Council and voluntary sector to ‘work together’ on savings

Council and voluntary sector to ‘work together’ on savings

Council and voluntary sector to ‘work together’ on savings

First published in South Essex

TOP executives and chairs of voluntary organisations across Thurrock are to be invited to give their ideas for helping Thurrock make the £40 million worth of savings it is facing in the next three years.

Introducing the Shaping the Council and Budget Progress update at Wednesday's meeting of Thurrock Council’s cabinet, Council Leader, Cllr John Kent said: “In view of the cuts being proposed, I want to see a special overview and scrutiny committee convened – the chairs and the vice chairs – to take direct evidence from the senior representatives of the voluntary sector locally.

“These people have been quite vociferous in their criticism of this council, I think it only right that we ask them to explain their reasoning, in public, and I think it only right that we ask them to use their undoubted and combined skills to do more than simply say ‘no’, but instead to propose what should be cut instead and what they are doing in their own organisations to make savings.

“The council has worked hard to recognise the positive impact and added value that voluntary sector organisations bring to the borough, and we have done our best to mitigate the impact of the cuts on the sector wherever possible.

“Indeed, this council has gone further than many in trying to build a vibrant voluntary sector.

“In 2011 we made £100,000 available to CVS to help invest in infrastructure services, including £50,000 to cushion rent increases to tenants at The Beehive.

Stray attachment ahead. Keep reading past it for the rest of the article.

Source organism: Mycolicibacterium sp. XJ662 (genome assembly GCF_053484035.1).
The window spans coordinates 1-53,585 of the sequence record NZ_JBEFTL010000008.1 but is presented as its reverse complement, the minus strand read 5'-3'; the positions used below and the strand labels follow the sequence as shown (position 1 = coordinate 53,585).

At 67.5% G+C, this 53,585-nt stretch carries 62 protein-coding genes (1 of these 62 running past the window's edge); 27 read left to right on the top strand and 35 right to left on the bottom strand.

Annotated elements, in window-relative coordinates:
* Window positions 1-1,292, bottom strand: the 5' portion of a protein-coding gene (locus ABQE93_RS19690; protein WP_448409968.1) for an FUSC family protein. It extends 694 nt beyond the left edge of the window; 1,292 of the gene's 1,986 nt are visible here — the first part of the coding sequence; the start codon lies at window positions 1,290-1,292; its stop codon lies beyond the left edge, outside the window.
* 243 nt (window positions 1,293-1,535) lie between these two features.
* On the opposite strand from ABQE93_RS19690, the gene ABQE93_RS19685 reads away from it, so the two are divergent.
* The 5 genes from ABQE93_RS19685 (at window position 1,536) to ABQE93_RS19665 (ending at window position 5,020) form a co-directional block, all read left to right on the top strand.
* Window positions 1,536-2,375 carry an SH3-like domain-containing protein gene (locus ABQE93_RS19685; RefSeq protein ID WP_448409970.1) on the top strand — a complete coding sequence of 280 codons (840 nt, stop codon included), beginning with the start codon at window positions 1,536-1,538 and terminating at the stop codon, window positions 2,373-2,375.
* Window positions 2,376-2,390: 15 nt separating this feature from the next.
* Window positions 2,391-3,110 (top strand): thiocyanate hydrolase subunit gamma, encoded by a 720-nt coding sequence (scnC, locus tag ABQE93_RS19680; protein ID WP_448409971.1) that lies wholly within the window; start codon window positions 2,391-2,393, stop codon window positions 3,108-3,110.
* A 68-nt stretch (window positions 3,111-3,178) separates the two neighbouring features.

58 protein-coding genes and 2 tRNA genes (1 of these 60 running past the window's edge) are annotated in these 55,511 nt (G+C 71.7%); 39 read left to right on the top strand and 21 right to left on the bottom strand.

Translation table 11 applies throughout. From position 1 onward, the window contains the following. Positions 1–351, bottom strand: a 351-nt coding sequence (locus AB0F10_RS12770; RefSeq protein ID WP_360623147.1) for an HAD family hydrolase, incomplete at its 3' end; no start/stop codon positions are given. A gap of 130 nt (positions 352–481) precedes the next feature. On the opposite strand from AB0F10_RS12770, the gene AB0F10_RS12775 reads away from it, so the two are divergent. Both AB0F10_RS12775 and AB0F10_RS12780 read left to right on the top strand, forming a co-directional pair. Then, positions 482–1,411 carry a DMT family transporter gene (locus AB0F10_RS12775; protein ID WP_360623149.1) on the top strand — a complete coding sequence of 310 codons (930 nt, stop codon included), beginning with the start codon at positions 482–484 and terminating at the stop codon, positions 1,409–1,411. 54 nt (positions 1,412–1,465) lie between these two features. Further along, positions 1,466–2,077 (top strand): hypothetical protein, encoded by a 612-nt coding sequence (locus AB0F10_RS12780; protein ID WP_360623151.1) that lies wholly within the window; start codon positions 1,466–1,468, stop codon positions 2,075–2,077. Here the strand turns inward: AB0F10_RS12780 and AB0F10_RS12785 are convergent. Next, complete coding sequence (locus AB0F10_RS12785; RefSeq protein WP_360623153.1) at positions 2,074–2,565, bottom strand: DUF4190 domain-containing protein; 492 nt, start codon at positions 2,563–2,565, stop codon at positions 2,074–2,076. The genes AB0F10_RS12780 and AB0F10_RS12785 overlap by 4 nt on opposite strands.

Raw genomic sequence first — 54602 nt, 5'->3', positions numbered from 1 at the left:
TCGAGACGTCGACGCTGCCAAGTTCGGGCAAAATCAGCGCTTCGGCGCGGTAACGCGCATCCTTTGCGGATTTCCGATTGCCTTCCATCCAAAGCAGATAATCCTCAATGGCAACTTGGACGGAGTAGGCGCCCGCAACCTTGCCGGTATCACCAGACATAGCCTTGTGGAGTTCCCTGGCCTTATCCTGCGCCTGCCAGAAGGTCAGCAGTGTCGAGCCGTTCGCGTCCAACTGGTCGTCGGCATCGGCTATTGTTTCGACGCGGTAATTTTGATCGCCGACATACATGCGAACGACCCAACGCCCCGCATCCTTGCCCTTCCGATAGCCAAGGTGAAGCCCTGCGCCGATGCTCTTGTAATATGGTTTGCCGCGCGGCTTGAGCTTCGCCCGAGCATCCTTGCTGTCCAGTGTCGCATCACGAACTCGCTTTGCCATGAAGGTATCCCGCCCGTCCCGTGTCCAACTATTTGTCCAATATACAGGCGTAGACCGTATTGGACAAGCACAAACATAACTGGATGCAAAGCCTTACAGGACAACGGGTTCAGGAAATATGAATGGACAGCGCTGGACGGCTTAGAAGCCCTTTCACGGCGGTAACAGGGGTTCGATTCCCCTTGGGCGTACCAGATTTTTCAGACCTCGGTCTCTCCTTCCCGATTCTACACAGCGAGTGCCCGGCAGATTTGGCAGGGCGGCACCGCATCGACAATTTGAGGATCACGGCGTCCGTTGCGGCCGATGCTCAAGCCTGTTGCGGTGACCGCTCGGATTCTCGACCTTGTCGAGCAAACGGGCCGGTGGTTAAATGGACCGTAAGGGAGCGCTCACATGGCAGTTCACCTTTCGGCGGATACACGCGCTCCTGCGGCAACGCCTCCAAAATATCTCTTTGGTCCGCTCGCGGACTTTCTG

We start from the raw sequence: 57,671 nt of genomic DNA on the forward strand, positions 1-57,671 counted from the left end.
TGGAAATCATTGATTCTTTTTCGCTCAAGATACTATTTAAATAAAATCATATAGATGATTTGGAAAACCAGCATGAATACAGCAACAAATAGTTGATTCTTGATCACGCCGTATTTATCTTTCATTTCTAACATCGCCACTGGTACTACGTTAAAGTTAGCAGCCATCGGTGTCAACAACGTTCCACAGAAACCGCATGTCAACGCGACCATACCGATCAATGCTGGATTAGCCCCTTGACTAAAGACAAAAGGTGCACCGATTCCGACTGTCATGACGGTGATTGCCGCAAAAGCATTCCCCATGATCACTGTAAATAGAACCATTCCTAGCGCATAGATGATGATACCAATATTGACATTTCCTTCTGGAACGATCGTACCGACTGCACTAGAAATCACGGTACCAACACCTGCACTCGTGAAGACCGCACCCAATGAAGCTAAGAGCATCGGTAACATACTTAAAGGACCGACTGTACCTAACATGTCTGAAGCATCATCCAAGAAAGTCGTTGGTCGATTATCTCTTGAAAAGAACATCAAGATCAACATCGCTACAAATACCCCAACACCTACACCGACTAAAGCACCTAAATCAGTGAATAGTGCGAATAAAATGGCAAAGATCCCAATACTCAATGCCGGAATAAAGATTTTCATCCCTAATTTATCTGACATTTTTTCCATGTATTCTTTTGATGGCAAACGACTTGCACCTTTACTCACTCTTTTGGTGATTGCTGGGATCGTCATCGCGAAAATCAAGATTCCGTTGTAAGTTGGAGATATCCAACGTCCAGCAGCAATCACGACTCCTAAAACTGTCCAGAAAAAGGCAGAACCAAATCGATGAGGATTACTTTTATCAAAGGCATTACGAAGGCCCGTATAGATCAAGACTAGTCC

”Over £120,000 has been made available to charitable organisations through rate relief, at a cost to the council of over £60,000 a year.

“Over £20,000 a year is provided to the sector in subsidised rent.”

He said the council had transferred the freehold for The Beehive from the council to the CVS to enable it to borrow against the asset.

Councillor  said: “We have moved services into the voluntary sector – most notably Thurrock Lifestyle Solutions (£1½ million) and CARIADS (£120,000).

“This council has avoided making cuts to grants, recognising the value these bring back to the borough through additional funds and volunteering, and we have delayed cuts wherever possible to allow organisations time to plan “We have worked with the sector to develop a Social Value Framework and to improve our approach to commissioning to help create a level playing field.

“We are constantly looking at new ways to create opportunities to work with the voluntary sector and are seeking to enter smaller, community based contracts to deliver weight management services in the future.”

Cllr Richard Speight, the council’s communities portfolio holder, welcomed the proposal for a joint “cross-cutting” overview and scrutiny examination of the issue and said: “We’ve stated throughout this process that we want to consider the impact of the cuts in the round and I think this meeting will be a useful forum to do that.

“I think we need to harness the energy and the determination and the enthusiasm there is in the voluntary sector to work together to work out how we can get through this.”

Cllr Kent’s suggestion of an extra overview and scrutiny committee was supported by other members of the cabinet and – after highlighting that the proposals being discussed by the council were all out for consultation – he invited Kristina Jackson, chief executive, the Thurrock Council for Voluntary Service to speak to the committee.

She said: “In the voluntary sector we appreciate and acknowledge the savings the council has to make at this time and we welcome the opportunity of working with you to try and find those savings that need to be made. We know that some of those affected are among the most vulnerable citizens of Thurrock and I think we both can agree it’s about how we can work together to make those savings.”

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